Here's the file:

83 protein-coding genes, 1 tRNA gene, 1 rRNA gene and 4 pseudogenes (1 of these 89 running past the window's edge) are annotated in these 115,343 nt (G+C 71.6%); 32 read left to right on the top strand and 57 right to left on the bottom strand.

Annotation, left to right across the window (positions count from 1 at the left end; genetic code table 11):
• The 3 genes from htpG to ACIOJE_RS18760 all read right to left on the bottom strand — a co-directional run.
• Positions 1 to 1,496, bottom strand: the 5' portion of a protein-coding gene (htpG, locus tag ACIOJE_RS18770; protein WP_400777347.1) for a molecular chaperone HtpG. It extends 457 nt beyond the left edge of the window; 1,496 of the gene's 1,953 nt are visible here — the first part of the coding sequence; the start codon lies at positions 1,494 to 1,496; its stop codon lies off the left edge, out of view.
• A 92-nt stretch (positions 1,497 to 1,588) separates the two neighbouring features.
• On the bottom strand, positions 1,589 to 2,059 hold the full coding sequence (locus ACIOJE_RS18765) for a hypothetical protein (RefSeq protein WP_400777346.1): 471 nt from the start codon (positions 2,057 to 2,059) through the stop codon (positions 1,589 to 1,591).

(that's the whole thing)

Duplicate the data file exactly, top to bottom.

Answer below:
83 protein-coding genes, 1 tRNA gene, 1 rRNA gene and 4 pseudogenes (1 of these 89 running past the window's edge) are annotated in these 115,343 nt (G+C 71.6%); 32 read left to right on the top strand and 57 right to left on the bottom strand.

Annotation, left to right across the window (positions count from 1 at the left end; genetic code table 11):
• The 3 genes from htpG to ACIOJE_RS18760 all read right to left on the bottom strand — a co-directional run.
• Positions 1 to 1,496, bottom strand: the 5' portion of a protein-coding gene (htpG, locus tag ACIOJE_RS18770; protein WP_400777347.1) for a molecular chaperone HtpG. It extends 457 nt beyond the left edge of the window; 1,496 of the gene's 1,953 nt are visible here — the first part of the coding sequence; the start codon lies at positions 1,494 to 1,496; its stop codon lies off the left edge, out of view.
• A 92-nt stretch (positions 1,497 to 1,588) separates the two neighbouring features.
• On the bottom strand, positions 1,589 to 2,059 hold the full coding sequence (locus ACIOJE_RS18765) for a hypothetical protein (RefSeq protein WP_400777346.1): 471 nt from the start codon (positions 2,057 to 2,059) through the stop codon (positions 1,589 to 1,591).